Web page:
LCPL Promotion workshop, Dr. Maria Cronley presenting

Assessment Brief #94 - Philosophy Assessment Activity

Assessment Logo: assessment-revision-outcomes

April 2017

One common misconception about assessment of student learning outcomes is that it can only be valuable in disciplines that focus on quantitative methods or empirical work. Miami's Department of Philosophy has proven that meaningful assessment can be accomplished in humanistic disciplines that rely upon qualitative approaches to learning.

The assessment plan for the B.A. degree program focuses on assessing four outcomes in two types of writing at different levels in the curriculum. Outcomes focus on presenting a thesis, interpreting philosophical content, constructing and advancing an argument, and following disciplinary standards, and student work from a 200-level course and 400-level courses is collected and scored via rubrics that include descriptions for each outcome and their gradations of quality.

Here is an excerpt of the rubric and the outcome focused on philosophical content:

Level 1 - Needs Improvement Level 2 - Competence Level 3 - Good Level 4 - Excellent
Does not offer charitable interpretation of the reading or issue and/or shows misunderstanding of the ideas being discussed; many philosophical ideas are not clarified Summarizes rather than explains or evaluates argument and textual claims; shows uneven grasp of material and/or explanations of philosophical ideas are vague, overly general, or superficial Gives a charitable and overall accurate understanding of the reading or issue, but some aspects of argument, purpose or context need more attention or are not as nuanced as they could be; some philosophical ideas in need of clarification Demonstrates both an accurate and a strong and complex understanding of text, issue, or question being addressed, with regard to its central argument, purpose, context, and significance; philosophical ideas are explicitly and thoroughly explained in their complexity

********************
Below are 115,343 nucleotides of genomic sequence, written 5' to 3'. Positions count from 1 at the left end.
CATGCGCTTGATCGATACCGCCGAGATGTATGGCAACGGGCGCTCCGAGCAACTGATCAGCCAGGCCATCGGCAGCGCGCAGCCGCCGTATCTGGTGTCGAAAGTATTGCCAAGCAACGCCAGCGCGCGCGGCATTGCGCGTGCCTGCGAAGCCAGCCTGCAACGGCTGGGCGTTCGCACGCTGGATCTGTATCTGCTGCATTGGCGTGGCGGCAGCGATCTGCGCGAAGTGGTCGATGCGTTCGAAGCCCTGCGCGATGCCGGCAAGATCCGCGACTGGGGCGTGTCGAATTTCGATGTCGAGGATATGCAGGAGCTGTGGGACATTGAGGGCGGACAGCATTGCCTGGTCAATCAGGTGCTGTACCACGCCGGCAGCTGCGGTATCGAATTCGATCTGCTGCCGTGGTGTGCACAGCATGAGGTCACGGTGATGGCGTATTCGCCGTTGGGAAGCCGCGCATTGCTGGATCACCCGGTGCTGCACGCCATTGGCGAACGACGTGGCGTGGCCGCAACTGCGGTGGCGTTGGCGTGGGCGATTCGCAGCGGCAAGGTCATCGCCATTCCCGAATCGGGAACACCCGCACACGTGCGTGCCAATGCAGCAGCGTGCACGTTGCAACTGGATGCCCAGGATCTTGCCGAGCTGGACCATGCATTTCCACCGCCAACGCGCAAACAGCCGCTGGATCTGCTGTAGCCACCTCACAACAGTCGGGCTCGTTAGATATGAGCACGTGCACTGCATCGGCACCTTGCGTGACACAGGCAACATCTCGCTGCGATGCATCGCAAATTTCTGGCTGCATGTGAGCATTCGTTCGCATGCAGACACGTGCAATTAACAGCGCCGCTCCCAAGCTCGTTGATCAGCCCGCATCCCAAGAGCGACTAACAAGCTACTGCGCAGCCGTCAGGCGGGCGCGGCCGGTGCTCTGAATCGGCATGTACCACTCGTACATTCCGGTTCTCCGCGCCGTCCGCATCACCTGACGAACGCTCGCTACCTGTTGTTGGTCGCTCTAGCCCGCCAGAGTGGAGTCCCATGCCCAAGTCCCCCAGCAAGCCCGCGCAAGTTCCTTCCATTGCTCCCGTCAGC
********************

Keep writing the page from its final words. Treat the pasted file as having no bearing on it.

Scores were also summarized clearly. For example, here is the summary for the 21 student papers collected at the 400-level:

Outcome 2015-2016 average 2014-2015 average
of context and purpose of writing (presenting a thesis) 3.09 2.70
Interpretation and critical evaluation of reading (philosophical content) 2.88 2.55
Construction and development of philosophical argument (argument and evidence) 2.88 2.55
Adherence to disciplinary standards (communication and organization 2.86 2.65

There are several impressive aspects of the philosophy department's approach to assessment which could be good guides to other departments wanting to engage in more meaningful assessment:

  1. Being Honest about Student Learning: The faculty focus their assessment efforts on those outcomes that are meaningful to them, and they are willing to note areas of strengths as well as areas in which students are not performing up to expectations. For example, the report notes that while students "were able to formulate a clear thesis, the thesis was not necessarily incisive or interesting." Assessment is about focusing on those areas where you want students to improve, not just focusing on what you already know they are doing well.
  2. Closing the Loop: The faculty agreed upon some changes in the approach to teaching that they believe led to the improved rubric score averages. They decided to implement a common core assignment for all students at all levels so that students would gain proficiency at key outcomes in multiple contexts. Using assessment data to make improvement to the teaching or curriculum is a key component of strong assessment.